This summer Mikey and me and taking turns visiting The Lama Foundation. I just went to meet up with a group of Ruhaniat Sufis and dance with them and remember my connectedness to the life of this world. This weekend Mikey makes the 8,000+ foot high climb to get there and spend time with author of the book The Art of Fermentation by Sandor Katz and friend and herbalist Kathy Hope. This workshop still has space so if your interested in studying fermented foods with the living expert, this is your chance.
Lama Foundation is a lovely intentional community located on a mountain top in Questa, NM north of Taos. There one can experience alternative buildings, cisterns, gardens, and view that's just crazy beautiful. Its worth the trip.
I quickly tossed 10 lbs of pears into the blender. They broke down easily and were then bagged and frozen. There is pulp mixed in, but I'm hoping that if I let them partially unfreeze the sugary pear concentrate will be released before the fiber and frozen water. Just a experiment. If it does work out my process for getting pear concentrate (used for last step fermentation) will be a lot faster than using a juicer.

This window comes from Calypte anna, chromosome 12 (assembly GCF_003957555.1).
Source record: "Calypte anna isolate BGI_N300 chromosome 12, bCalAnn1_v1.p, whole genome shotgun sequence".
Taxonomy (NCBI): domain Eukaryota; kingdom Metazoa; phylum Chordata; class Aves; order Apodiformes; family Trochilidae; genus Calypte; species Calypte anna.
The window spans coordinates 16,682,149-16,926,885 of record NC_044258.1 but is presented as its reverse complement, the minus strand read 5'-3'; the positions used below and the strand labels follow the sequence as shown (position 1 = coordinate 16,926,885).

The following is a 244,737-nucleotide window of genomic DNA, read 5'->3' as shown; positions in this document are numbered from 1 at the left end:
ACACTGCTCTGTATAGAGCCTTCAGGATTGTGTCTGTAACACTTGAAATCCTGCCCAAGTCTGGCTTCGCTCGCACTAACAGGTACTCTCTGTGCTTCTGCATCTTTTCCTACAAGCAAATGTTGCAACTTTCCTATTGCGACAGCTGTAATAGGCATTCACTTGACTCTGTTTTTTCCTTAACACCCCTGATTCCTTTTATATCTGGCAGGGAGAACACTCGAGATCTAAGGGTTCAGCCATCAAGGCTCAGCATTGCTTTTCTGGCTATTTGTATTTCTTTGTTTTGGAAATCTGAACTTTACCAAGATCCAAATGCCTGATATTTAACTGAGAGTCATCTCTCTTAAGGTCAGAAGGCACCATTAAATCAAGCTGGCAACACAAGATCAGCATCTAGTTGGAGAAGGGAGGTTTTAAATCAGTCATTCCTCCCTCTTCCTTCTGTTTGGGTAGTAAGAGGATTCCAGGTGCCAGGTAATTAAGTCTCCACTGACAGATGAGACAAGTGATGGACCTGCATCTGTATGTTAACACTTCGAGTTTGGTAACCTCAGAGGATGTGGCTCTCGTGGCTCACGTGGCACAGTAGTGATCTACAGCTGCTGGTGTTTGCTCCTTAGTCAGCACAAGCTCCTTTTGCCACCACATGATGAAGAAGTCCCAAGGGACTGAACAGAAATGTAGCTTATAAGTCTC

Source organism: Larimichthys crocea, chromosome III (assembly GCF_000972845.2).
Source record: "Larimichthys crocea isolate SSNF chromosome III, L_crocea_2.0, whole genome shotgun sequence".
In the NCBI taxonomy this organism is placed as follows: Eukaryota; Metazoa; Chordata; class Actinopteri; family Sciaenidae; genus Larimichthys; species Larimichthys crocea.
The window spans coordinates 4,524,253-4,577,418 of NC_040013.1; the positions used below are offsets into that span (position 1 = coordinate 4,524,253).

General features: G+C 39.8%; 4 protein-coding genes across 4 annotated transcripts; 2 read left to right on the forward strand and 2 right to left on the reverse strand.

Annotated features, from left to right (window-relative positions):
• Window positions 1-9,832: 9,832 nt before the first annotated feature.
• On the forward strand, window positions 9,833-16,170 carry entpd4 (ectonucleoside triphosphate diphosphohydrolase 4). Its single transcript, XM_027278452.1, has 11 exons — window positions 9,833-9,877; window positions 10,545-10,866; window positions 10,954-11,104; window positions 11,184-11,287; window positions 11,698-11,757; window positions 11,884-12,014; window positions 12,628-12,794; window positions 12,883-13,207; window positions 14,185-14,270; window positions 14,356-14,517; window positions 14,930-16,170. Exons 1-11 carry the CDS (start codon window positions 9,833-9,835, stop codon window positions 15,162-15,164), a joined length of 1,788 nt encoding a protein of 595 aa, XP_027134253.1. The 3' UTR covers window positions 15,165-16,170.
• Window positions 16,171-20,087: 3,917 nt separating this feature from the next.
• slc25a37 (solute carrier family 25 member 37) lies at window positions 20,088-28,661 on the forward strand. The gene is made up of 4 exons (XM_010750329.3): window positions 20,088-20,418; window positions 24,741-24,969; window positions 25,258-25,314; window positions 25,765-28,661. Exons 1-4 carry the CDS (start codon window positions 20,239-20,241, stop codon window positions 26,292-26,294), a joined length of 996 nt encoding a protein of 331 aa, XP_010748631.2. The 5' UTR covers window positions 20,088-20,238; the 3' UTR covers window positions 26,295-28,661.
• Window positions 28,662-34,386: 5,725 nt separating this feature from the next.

Yes, we finally had a decent summer rain. It poured occasionally and went on through the night. I tapped our four rain water catch tanks this morning and noticed that three of them are approaching full. We have a good chance of getting more rain this week.
Caleb Kraft from Hack-a-Day stopped in to visit while he toured the Southwest last week. Caleb and I had exchanged e-mails for years, but had never met in person. After showing him some geeky stuff we drove to a nice spot of the Rio Grande and sat around in the river to cool off.
A friend of a friend on Facebook turned me onto this refreshing drink that somewhat resembles a Shamrock Shake in color. It's a strange taste, but it will impress.
- 2 cups yogurt
- 1 cup milk
- 1/2 cup basil
- 2 limes pressed
- 1/4 cup honey
- pinch of salt
Blend with a tray of ice cubes and serve.
In New York we were utterly commodified. Now we are what we would once have considered money poor. We are also time wealthy, abundant and free.
For the first time since arriving in the desert I did something that commodified me. I wrote a book for a publisher. To do so I stopped living the life I created and wrote about it. Mikey can attest, I fulfilled the cliche image of manic writer tearing their hair out behind a screen, pale skinned and pimple faced from irregular eating and lack of sleep.
The book is finished. It made me notice where we are, have been, and who we are for having traveled.